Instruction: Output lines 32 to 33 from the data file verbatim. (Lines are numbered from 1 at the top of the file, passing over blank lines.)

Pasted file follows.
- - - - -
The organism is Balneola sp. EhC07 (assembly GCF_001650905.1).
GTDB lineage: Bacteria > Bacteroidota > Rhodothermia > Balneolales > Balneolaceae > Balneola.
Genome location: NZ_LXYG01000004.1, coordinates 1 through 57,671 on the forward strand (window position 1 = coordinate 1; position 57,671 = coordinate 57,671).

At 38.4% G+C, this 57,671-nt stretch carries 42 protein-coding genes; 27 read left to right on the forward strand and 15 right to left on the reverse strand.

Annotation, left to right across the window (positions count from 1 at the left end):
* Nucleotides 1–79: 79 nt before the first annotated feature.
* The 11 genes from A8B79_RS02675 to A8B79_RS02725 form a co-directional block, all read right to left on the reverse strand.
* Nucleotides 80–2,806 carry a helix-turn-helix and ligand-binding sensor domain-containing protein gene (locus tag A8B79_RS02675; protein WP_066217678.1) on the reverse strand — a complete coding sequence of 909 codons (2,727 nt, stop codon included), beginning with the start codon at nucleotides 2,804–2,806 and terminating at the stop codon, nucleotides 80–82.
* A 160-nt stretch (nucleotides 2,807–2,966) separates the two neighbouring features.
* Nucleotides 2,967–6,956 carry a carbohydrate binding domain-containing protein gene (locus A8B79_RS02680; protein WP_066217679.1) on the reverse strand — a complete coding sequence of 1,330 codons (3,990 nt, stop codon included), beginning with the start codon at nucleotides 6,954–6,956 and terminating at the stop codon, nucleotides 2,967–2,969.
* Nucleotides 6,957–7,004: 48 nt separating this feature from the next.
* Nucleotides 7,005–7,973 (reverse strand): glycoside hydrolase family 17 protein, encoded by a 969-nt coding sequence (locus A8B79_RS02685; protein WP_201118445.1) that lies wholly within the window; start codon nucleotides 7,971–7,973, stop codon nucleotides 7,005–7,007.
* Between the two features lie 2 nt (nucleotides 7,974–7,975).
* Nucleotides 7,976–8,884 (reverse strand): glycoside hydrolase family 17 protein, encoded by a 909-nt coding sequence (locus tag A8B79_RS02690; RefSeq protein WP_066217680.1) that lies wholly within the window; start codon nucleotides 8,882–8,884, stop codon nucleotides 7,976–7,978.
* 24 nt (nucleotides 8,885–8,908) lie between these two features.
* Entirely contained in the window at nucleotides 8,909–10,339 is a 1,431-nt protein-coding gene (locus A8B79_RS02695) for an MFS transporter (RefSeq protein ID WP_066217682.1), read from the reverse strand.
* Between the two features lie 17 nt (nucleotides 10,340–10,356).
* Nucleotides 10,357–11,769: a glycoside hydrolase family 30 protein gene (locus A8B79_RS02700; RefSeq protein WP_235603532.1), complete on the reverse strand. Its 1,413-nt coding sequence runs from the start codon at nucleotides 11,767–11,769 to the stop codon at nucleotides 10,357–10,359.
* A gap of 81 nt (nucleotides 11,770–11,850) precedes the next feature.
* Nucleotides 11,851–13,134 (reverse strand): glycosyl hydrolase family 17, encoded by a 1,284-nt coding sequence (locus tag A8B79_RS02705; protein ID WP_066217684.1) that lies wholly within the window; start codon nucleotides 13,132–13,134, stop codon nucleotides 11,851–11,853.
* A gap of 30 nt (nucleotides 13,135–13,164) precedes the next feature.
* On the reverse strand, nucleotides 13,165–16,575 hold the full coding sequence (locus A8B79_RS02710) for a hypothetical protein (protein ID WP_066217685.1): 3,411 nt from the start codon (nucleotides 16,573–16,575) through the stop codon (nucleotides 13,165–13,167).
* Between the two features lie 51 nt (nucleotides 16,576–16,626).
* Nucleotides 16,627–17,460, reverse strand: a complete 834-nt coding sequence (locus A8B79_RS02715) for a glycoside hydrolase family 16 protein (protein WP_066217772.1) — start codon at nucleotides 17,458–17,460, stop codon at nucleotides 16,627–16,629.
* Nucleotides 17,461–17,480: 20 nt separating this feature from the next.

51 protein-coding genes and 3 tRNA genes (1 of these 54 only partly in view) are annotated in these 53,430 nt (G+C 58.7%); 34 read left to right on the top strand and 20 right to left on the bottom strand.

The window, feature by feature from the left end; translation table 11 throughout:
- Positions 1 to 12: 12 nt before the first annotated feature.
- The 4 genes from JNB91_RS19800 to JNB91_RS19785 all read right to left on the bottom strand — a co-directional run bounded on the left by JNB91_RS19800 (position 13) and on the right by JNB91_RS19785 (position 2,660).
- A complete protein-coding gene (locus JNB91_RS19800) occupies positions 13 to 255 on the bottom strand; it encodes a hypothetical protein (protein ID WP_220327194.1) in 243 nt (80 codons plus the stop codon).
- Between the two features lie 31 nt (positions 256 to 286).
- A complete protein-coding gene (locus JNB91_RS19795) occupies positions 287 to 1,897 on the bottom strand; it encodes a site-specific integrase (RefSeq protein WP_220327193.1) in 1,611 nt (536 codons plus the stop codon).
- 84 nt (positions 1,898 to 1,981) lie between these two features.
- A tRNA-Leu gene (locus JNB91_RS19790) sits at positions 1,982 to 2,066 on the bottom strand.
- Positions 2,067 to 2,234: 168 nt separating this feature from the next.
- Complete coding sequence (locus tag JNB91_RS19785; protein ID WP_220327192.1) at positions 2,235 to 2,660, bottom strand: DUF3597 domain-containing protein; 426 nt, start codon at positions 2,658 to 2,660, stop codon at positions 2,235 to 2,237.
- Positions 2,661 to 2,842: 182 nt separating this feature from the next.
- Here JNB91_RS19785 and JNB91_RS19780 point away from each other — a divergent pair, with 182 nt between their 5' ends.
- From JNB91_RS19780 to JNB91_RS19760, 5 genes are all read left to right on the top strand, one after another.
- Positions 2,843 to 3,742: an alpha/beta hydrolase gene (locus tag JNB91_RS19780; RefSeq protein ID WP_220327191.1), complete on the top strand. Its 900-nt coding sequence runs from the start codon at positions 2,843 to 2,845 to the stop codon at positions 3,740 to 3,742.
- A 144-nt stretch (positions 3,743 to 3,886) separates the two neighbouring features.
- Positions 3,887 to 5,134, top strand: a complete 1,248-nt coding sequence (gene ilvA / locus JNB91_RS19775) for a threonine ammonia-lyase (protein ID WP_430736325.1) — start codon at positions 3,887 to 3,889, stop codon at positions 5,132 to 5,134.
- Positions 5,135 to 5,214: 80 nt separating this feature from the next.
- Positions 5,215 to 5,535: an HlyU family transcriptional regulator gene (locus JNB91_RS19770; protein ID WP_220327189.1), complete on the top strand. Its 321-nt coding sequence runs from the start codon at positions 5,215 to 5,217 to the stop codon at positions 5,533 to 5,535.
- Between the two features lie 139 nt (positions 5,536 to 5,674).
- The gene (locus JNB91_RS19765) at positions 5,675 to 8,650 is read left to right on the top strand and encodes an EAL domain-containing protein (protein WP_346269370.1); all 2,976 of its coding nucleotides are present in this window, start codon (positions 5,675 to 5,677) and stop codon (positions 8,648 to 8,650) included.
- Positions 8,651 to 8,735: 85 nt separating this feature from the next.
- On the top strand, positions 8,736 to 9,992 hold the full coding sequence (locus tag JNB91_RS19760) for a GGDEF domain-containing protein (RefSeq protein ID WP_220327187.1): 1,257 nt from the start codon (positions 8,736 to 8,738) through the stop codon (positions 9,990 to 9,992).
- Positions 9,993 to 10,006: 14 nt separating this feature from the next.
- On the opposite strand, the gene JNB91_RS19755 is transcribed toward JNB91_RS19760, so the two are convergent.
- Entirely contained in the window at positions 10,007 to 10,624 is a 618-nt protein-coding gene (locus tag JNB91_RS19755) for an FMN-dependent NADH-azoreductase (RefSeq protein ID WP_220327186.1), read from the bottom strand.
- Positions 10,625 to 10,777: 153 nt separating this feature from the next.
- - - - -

- A complete protein-coding gene (locus JNB91_RS19795) occupies positions 287 to 1,897 on the bottom strand; it encodes a site-specific integrase (RefSeq protein WP_220327193.1) in 1,611 nt (536 codons plus the stop codon).
- 84 nt (positions 1,898 to 1,981) lie between these two features.